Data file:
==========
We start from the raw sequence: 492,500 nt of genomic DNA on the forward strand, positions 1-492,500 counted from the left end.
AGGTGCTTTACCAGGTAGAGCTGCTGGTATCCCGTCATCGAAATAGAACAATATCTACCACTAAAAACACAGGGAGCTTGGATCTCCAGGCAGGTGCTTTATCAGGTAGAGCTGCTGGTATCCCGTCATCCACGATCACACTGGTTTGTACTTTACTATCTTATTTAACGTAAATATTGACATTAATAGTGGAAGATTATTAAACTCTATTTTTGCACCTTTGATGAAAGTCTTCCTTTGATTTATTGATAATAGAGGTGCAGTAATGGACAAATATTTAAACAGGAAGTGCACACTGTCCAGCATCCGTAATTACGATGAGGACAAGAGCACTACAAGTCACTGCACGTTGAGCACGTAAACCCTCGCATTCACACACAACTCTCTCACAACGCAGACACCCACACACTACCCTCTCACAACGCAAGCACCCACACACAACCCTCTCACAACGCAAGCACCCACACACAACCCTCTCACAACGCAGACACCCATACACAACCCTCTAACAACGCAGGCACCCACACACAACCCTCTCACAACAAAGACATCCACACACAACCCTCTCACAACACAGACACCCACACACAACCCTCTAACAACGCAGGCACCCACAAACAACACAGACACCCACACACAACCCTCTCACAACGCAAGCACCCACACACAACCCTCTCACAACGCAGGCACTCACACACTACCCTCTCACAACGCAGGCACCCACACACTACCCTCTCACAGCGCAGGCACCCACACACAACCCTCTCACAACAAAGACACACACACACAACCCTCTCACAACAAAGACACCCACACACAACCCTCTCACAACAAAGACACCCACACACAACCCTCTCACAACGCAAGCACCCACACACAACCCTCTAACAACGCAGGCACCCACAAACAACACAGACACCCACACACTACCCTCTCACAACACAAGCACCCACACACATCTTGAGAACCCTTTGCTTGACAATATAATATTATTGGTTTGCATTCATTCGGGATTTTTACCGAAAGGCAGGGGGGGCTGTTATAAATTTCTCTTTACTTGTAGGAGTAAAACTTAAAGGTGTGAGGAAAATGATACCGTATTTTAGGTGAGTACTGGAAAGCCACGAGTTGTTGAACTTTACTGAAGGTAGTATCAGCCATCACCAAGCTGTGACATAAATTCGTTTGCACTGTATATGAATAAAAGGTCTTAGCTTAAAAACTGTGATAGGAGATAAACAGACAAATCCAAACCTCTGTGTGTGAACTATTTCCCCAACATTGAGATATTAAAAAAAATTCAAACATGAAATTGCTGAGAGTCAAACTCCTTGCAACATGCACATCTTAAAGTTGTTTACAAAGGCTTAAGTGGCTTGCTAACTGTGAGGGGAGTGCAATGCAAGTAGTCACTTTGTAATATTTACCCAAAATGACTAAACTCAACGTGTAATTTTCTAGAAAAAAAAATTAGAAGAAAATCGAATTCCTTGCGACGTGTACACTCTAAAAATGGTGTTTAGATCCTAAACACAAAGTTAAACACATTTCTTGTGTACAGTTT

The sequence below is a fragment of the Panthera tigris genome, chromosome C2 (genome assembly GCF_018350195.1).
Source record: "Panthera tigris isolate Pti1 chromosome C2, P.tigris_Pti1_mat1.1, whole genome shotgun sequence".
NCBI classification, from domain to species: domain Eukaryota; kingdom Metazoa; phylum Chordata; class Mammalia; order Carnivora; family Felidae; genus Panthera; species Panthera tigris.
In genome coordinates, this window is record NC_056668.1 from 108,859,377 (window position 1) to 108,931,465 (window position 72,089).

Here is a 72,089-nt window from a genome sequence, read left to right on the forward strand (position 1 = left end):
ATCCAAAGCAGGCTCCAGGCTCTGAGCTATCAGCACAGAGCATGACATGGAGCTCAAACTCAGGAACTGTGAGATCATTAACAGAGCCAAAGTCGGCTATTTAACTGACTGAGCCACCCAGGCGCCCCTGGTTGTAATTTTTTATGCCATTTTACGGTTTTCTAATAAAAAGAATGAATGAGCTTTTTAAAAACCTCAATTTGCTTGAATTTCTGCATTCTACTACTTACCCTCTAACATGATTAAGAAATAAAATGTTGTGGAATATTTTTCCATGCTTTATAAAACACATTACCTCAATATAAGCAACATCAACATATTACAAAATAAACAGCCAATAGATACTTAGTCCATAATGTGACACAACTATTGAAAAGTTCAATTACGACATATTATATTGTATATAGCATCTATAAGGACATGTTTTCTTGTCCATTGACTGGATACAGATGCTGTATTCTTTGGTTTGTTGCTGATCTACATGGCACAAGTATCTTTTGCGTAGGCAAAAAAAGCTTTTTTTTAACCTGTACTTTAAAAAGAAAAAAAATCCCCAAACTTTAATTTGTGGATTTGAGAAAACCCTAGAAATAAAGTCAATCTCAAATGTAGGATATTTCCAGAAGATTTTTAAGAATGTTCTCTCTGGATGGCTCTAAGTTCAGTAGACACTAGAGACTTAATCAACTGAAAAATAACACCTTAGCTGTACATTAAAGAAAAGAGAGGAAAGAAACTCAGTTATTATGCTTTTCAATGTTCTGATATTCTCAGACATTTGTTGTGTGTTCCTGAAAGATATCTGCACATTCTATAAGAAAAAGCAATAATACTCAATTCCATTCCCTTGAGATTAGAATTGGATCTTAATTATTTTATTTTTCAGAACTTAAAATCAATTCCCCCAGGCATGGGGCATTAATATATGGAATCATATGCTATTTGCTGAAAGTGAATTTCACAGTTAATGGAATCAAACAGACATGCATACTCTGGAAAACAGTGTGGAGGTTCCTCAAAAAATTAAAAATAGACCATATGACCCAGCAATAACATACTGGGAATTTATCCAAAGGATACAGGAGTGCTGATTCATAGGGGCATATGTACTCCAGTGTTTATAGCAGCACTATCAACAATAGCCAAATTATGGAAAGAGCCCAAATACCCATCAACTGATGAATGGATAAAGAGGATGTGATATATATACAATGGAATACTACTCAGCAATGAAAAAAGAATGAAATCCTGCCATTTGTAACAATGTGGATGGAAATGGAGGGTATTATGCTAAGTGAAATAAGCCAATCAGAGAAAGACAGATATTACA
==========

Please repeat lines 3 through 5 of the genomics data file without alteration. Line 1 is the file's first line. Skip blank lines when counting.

The sequence below is a fragment of the Panthera tigris genome, chromosome C2 (genome assembly GCF_018350195.1).
Source record: "Panthera tigris isolate Pti1 chromosome C2, P.tigris_Pti1_mat1.1, whole genome shotgun sequence".
NCBI classification, from domain to species: domain Eukaryota; kingdom Metazoa; phylum Chordata; class Mammalia; order Carnivora; family Felidae; genus Panthera; species Panthera tigris.